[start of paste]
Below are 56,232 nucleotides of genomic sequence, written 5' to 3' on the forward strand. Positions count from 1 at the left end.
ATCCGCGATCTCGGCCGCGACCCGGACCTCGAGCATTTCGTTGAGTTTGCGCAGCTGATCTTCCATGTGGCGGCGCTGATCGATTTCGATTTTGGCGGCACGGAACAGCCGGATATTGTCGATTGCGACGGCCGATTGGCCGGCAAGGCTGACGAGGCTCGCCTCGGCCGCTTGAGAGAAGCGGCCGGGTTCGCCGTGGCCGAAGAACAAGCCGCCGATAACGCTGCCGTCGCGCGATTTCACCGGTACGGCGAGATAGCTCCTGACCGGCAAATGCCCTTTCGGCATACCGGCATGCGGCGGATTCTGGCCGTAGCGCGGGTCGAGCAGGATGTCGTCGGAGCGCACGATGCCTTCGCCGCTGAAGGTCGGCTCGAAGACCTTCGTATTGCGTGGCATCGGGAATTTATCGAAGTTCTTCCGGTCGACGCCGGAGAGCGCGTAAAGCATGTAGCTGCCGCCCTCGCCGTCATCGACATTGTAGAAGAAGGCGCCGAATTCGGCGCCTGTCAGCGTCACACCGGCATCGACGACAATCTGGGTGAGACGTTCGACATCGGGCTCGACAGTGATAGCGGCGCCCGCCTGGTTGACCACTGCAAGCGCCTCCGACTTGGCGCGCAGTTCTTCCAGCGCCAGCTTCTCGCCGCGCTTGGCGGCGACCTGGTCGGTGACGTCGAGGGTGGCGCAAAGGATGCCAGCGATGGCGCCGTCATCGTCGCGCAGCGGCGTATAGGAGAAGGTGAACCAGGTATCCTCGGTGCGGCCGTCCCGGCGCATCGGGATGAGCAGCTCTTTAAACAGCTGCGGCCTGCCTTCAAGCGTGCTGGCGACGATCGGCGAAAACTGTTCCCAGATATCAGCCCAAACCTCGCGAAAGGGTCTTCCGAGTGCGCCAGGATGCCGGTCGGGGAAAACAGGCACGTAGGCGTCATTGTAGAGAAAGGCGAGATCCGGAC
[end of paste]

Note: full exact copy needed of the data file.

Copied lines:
Below are 56,232 nucleotides of genomic sequence, written 5' to 3' on the forward strand. Positions count from 1 at the left end.
ATCCGCGATCTCGGCCGCGACCCGGACCTCGAGCATTTCGTTGAGTTTGCGCAGCTGATCTTCCATGTGGCGGCGCTGATCGATTTCGATTTTGGCGGCACGGAACAGCCGGATATTGTCGATTGCGACGGCCGATTGGCCGGCAAGGCTGACGAGGCTCGCCTCGGCCGCTTGAGAGAAGCGGCCGGGTTCGCCGTGGCCGAAGAACAAGCCGCCGATAACGCTGCCGTCGCGCGATTTCACCGGTACGGCGAGATAGCTCCTGACCGGCAAATGCCCTTTCGGCATACCGGCATGCGGCGGATTCTGGCCGTAGCGCGGGTCGAGCAGGATGTCGTCGGAGCGCACGATGCCTTCGCCGCTGAAGGTCGGCTCGAAGACCTTCGTATTGCGTGGCATCGGGAATTTATCGAAGTTCTTCCGGTCGACGCCGGAGAGCGCGTAAAGCATGTAGCTGCCGCCCTCGCCGTCATCGACATTGTAGAAGAAGGCGCCGAATTCGGCGCCTGTCAGCGTCACACCGGCATCGACGACAATCTGGGTGAGACGTTCGACATCGGGCTCGACAGTGATAGCGGCGCCCGCCTGGTTGACCACTGCAAGCGCCTCCGACTTGGCGCGCAGTTCTTCCAGCGCCAGCTTCTCGCCGCGCTTGGCGGCGACCTGGTCGGTGACGTCGAGGGTGGCGCAAAGGATGCCAGCGATGGCGCCGTCATCGTCGCGCAGCGGCGTATAGGAGAAGGTGAACCAGGTATCCTCGGTGCGGCCGTCCCGGCGCATCGGGATGAGCAGCTCTTTAAACAGCTGCGGCCTGCCTTCAAGCGTGCTGGCGACGATCGGCGAAAACTGTTCCCAGATATCAGCCCAAACCTCGCGAAAGGGTCTTCCGAGTGCGCCAGGATGCCGGTCGGGGAAAACAGGCACGTAGGCGTCATTGTAGAGAAAGGCGAGATCCGGAC